trying to assemble the jaw today. I just cut the bar for the servo. drilling holes for the servo now... but in looking at older geoff footage, looks like I'm missing a piece. The Servo seems to be attached to this metal bar on the jaw. the back of it holds the skull to the top of the jaw. the middle part is where the servo is attached, and somehow it all rotates together while holding in place...
What the...?!?!? I just checked out the link and realized...that is MY robot. Well, the old version of him anyway. I believe that video is from 2012. I have since constructed a new body made of Actobotics parts and is now far more functional than this model ever was. For the most part, the wheelchair motors worked like a charm but was not the most worthy mobility related solution in the world. I still have the platform and wheelchair motors which I might re-purpose for another project. Thanks for the mention.
no problem! twas very cool! I'd love to see photos of how you got the arm attached, and hooked up the servos to raise the arm. I'm still not sure how i'm going to hook everything else up, but at least we have a tutorial for the jaw servo.
Geoff Got painted yesterday, so he's proper white. Will probably sand it a bit, as my bad painting skills are legendary around these parts.
I will be ordering a full skeleton soon. the arms went out of stock since I found them, so I Guess that's my only option left.
Also, I donated to josh robert thompsons JRTV campaign and will get a custom geoffry peterson voice mail. If anyone can think up some funny things for him to say that would make him unique to my geoff, will gladly take suggestions ;o).
Here are the best pictures I could find of how the arm was attached to the body. Go ahead and laugh at the plywood. This version of the body has been done away with.
The mechanism is a servo gearbox that I purchased from ServoCity. I added a shaft extension which connected to a clamp that was attached to the arm. The current version of the body is made of Actobotics parts (which is far more flexible) and there are servo gearboxes that are designed to work with Actobotics parts. The entire gearbox allows for 180 degrees of rotation. When the arm is down (as pictured), the servo is centered so it can travel 90 degrees in either direction. However, in my case, the servo is programmed so that it will not travel backwards. I will be making some videos demonstrating the functionality of this new version of the robot. Just do a search for "Fergybot4000" on YouTube and you should be able to find the ones that are there now (including the one you referenced earlier).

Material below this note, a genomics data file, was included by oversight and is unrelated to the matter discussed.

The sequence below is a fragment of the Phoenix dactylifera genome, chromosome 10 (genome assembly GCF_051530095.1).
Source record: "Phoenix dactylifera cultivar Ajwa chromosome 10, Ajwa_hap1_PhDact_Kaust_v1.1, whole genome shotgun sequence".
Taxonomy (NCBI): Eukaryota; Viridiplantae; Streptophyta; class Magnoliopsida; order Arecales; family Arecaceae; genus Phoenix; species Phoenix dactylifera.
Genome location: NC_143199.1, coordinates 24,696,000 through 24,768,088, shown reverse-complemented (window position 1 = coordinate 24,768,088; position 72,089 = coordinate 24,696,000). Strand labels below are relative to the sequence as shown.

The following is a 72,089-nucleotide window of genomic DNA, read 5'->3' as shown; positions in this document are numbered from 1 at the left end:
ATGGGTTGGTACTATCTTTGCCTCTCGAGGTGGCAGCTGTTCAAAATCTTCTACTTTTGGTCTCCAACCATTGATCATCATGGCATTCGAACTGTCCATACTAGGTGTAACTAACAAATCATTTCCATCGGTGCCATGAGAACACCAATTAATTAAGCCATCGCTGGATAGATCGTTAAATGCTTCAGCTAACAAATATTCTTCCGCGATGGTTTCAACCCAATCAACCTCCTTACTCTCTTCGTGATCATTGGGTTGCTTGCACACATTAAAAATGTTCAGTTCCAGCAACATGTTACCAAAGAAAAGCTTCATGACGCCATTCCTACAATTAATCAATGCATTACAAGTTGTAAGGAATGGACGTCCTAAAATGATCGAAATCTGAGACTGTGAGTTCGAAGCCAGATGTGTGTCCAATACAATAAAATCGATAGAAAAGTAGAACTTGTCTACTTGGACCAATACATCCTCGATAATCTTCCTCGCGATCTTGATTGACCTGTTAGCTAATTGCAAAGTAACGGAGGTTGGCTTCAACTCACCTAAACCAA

and something like this to get the head moving. all in measured sizes once I figure out what that is ;o). although not quite sure how you'd secure the motor in. you probably couldn't drill a hole in it's base without wrecking it.
It looks like the arm is pretty easy to hook up too once you find t he proper metal rod to hook it all up... I guess I can use my spare syren ten from R2 to control it.
I know nothing of programing...
I currently use a Lindberg skull because of its light weight. Bucky skulls (which is what I believe Geoff was made with) are heavier but I have used a Bucky skull (as shown in my earlier pictures) before and it was not a problem though I did use a slightly more powerful servo for the neck, which lasted about four years before I had to replace it.
Lack of position feedback is one of the two main reasons I would not use gear motors. Like Geoff, I have wires running from the microcontroller up into the skull (to control eye colors and the jaw servo). Using a gear motor would just invite the possibility of getting all the wires twisted around the neck shaft if one was not careful. With a servo, I would be limited to a maximum rotation of 180 degrees (90 degrees from center in both directions). However, if you have no wires going into the skull and you want to freak somebody out with a head that can spin around in circles, then perhaps a continuous rotation servo is in order.
By the way...upon further review, it just dawned on me that the specific SparkFun parts you listed in your earlier post will not connect to each other at all. You have a 6mm shaft coming out of the gear motor which you would try to connect to a 1/8" coupler which you would try very hard to connect to a 1/2" piece of shaft tubing. Good luck getting that to work. While we're at it, let me know if you figure out the whole space time continuum thing so I can finish work on my functional TARDIS.
On a more serious note, a few more things came to mind.
1) Can you tell me what you were thinking about using for a chest plate? Geoff uses an aluminum plate and mine uses a sheet of 1/4" ABS plastic. I imagine mounting all of the hardware to an actual skeleton would be somewhat tricky.
2) I noticed you mention a "tutorial" regarding Geoff's jaw. I don't know if this is what you encountered, but I did see some sketches that Grant drew up when designing Geoff (see below) and noticed that the setup that he draws is NOT what eventually got built.
3) Upon reading your earlier post again, the parts that you listed were in reference to the arm, not the neck/head, which is what I discussed in my reply. While my observations regarding the parts that you listed not being able to connect to each other are true, my response regarding a potential way to create the neck/head mechanism is still valid. ServoCity no longer manufacturers some of the parts that I used at the time to create the arm mechanism. The updated version of the setup would be as follows:
I do realize that you are not at all obligated to follow any of these methods in building your Geoff. However, this is information and I do not mind offering my two cents worth. I don't want to feel like I am forcing any of this on you.